Challenge 5. AVR Assembly Sonar Project


Check out this Arduino-based Radar Project; it's one of many out there (here's his LCD version). To be fair it's actually a SONAR project (SOund Navigation And Ranging) as RADAR is an acronym for RAdio Detection And Ranging. The author generously provides high-level source code for both the Arduino and the Processing Visualization.

Apart from the wow factor of the exercise, Sr. ACES are drawn to it because both the HC-SR04 distance sensor, and the servo it is mounted on, are PWM-based devices. This provide a perfect opportunity to fine-tune our low-level AVR Assembly timer skills.

The statements: myServo.write(i);, delayMicroseconds(10);, and duration = pulseIn(echoPin, HIGH); are high-level abstractions of low-level, timer-based configurations, that need to be explored.


  1. You are to create a physical (2D/3D) environment consisting of objects in random, relocatable, positions.
  2. Using (at least) one HC-SR04 distance sensor, mounted to a servo, you are to scan your environment over a range of at least 120ˆ continuously capturing position data and presenting a dynamic graphic model of the data. You have a servo. I will distribute an HC-SR04 sensor, a 4-pin M/F cable and a mount on Tuesday. Alternatively, you can acquire a different servo and/or mount.
  3. The software to capture the data is to be written entirely in AVR assembly.
  4. Your assembly code for both the servo and the HC-SR04 will make maximum, effiicient use of the AVR's Timer Modes, Registers, Flags and Interrupts.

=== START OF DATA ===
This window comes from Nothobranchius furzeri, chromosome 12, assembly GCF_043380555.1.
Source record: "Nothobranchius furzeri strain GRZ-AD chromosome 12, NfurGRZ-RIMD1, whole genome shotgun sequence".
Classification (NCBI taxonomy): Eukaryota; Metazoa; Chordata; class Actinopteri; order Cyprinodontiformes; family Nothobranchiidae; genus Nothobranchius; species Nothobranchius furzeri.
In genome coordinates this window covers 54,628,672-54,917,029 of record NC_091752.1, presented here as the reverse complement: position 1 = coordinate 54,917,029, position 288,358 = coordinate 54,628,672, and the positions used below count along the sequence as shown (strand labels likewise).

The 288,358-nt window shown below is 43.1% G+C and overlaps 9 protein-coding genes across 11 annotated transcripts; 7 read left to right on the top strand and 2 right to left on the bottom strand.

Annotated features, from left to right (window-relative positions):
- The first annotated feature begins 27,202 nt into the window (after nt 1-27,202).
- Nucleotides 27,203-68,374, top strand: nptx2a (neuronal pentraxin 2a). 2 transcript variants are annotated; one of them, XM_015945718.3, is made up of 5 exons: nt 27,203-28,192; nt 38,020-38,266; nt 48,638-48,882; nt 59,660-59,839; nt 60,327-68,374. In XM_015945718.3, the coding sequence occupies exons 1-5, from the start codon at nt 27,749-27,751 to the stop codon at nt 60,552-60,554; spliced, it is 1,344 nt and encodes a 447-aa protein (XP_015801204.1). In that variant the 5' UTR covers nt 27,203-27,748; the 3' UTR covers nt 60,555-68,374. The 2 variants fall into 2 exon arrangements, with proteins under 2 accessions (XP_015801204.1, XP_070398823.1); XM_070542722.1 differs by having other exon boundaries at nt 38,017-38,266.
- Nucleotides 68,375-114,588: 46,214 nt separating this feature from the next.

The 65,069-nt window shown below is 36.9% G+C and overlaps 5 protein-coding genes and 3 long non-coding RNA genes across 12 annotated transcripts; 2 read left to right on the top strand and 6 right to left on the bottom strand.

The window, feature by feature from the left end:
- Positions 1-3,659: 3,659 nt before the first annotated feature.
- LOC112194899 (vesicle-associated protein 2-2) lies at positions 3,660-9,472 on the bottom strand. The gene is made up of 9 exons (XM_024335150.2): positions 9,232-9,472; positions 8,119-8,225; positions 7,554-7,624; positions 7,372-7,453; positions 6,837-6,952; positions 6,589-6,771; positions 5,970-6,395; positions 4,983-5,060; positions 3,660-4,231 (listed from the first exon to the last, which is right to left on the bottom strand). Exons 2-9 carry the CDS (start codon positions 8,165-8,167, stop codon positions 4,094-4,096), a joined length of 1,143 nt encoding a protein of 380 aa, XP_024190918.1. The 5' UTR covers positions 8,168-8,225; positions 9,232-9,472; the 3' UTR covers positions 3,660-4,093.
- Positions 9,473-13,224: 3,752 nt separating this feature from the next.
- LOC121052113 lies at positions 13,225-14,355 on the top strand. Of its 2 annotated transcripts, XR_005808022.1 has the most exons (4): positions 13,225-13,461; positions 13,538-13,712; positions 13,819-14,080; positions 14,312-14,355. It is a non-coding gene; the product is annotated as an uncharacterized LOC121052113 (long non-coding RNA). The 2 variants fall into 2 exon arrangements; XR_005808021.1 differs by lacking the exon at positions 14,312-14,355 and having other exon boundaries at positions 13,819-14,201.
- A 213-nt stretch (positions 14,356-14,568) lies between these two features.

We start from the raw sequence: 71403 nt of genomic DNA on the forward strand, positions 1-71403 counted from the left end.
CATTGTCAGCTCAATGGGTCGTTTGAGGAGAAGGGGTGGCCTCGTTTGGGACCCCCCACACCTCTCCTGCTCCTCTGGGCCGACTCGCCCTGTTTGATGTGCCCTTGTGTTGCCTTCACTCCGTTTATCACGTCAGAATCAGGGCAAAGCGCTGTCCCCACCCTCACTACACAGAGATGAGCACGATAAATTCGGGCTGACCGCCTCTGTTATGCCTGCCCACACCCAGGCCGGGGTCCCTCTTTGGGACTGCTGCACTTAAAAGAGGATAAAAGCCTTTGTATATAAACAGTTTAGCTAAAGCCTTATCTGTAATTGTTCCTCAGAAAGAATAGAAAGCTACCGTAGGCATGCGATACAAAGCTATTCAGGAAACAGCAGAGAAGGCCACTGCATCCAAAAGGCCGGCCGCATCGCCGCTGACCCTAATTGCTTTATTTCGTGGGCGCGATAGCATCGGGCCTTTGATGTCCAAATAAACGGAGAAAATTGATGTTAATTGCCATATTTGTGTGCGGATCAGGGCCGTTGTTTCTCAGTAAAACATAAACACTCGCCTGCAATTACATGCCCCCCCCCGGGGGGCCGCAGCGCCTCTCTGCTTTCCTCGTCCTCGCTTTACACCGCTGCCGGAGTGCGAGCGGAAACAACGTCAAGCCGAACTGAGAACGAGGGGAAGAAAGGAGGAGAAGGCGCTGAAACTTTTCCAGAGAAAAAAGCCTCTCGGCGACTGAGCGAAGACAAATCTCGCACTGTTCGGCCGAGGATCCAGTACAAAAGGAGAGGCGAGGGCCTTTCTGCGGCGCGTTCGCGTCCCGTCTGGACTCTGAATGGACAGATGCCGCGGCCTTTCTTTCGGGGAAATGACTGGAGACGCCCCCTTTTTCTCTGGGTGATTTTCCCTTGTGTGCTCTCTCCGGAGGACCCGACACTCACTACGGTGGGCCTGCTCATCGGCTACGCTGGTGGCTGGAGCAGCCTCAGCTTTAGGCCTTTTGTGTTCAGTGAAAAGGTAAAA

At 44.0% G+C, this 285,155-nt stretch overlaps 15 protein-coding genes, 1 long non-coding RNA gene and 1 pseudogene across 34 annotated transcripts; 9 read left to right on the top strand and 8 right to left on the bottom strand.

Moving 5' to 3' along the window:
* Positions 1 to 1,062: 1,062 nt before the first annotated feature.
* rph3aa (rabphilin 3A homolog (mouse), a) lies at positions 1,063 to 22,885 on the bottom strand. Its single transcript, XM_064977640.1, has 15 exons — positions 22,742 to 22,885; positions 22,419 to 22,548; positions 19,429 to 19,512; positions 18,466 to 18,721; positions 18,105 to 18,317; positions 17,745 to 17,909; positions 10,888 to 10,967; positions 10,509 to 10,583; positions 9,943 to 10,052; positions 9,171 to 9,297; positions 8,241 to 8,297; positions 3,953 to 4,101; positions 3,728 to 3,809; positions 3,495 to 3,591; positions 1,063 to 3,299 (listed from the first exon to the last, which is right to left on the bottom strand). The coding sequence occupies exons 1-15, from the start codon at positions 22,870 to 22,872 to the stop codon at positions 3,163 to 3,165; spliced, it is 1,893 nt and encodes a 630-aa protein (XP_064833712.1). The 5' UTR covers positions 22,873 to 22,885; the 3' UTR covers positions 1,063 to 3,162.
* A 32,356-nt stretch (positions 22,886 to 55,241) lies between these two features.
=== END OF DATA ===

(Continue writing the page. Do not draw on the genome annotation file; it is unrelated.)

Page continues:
5. The code for the visualization of the environment can be written in the language of your choice.
  6. You can choose the hardware vehicle (and software) for the visualization.

Parts Kit

  1. In addition to the HXT500 servo motor you have in your kit (feel free to acquire a different one if you wish) your group has been provided with an HC-SR04 rangefinding sensor, servo motor mount (again, feel free to come up with a different solution), and a 4-pin Male/Female cable for your sensor.

Project Format

  1. This project as well as the order of presentation will be undertaken in groups as follows: RM/SA/ST, CNC/GC, MK/MM, JG/TD, AE/PB, MB/BL. Feel free to divide the labour within your group as you see fit.
  2. Each group will present their project to the class on Friday March 10. If your parents are dragging you away early for the March Break, your group will present on Wednesday March 8.
  3. Your ER summary is due the following day, Saturday March 11. You may have common media but the text is to be entirely unique to each group member.

Reference, Research, Read and Read Some More (in order)

  1. ATmega328P Full Datasheet: Timer 1. Input Capture Unit. Section 16.6, pp. 117-119.
  2. Atmel's Application Notes (AVR135) Using Timer Capture to Measure PWM Duty Cycle on tinyAVR and megaAVR devices (support files for AVR135: device.h, icp.h, icp.c, main.c)
  3. Datasheet: Hextronik HXT900
  4. Datasheet: HC-SR04
  5. Lots of blogs and videos out there (for high-level implementations) What you're required to do likely doesn't exist; that's the 'A' in ACES :)

The Sharp IR distance sensor we used earlier in the year used an infrared signal to detect its distance from an object.
The HC-SR04 Ultrasonic distance sensor exploits a 4kHz sound signal to approximate its distance from an object.


Sharp IR Distance Sensor HC-SR04 Ultrasonic Distance Sensor